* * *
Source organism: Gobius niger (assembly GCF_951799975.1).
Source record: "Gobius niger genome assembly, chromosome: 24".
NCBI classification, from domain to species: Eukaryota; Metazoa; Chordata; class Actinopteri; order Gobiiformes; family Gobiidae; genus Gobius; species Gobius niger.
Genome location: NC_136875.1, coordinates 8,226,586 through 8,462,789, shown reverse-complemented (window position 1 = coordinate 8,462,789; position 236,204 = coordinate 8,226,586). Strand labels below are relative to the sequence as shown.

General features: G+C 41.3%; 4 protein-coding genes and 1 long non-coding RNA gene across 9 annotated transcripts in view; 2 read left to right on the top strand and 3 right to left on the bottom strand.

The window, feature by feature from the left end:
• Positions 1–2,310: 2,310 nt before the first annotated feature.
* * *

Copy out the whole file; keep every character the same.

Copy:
Source organism: Gobius niger (assembly GCF_951799975.1).
Source record: "Gobius niger genome assembly, chromosome: 24".
NCBI classification, from domain to species: Eukaryota; Metazoa; Chordata; class Actinopteri; order Gobiiformes; family Gobiidae; genus Gobius; species Gobius niger.
Genome location: NC_136875.1, coordinates 8,226,586 through 8,462,789, shown reverse-complemented (window position 1 = coordinate 8,462,789; position 236,204 = coordinate 8,226,586). Strand labels below are relative to the sequence as shown.

General features: G+C 41.3%; 4 protein-coding genes and 1 long non-coding RNA gene across 9 annotated transcripts in view; 2 read left to right on the top strand and 3 right to left on the bottom strand.

The window, feature by feature from the left end:
• Positions 1–2,310: 2,310 nt before the first annotated feature.